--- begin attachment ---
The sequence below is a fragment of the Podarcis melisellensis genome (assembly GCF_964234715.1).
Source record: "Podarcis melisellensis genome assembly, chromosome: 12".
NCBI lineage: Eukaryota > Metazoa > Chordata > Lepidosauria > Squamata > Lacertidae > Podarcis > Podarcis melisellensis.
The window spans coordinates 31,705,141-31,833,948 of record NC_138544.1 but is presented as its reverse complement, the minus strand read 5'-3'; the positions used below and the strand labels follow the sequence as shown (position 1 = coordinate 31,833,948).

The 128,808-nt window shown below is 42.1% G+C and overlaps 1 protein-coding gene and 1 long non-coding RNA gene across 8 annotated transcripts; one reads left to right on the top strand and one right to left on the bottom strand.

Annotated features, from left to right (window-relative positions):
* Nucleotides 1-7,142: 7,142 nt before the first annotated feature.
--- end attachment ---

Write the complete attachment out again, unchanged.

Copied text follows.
The sequence below is a fragment of the Podarcis melisellensis genome (assembly GCF_964234715.1).
Source record: "Podarcis melisellensis genome assembly, chromosome: 12".
NCBI lineage: Eukaryota > Metazoa > Chordata > Lepidosauria > Squamata > Lacertidae > Podarcis > Podarcis melisellensis.
The window spans coordinates 31,705,141-31,833,948 of record NC_138544.1 but is presented as its reverse complement, the minus strand read 5'-3'; the positions used below and the strand labels follow the sequence as shown (position 1 = coordinate 31,833,948).

The 128,808-nt window shown below is 42.1% G+C and overlaps 1 protein-coding gene and 1 long non-coding RNA gene across 8 annotated transcripts; one reads left to right on the top strand and one right to left on the bottom strand.

Annotated features, from left to right (window-relative positions):
* Nucleotides 1-7,142: 7,142 nt before the first annotated feature.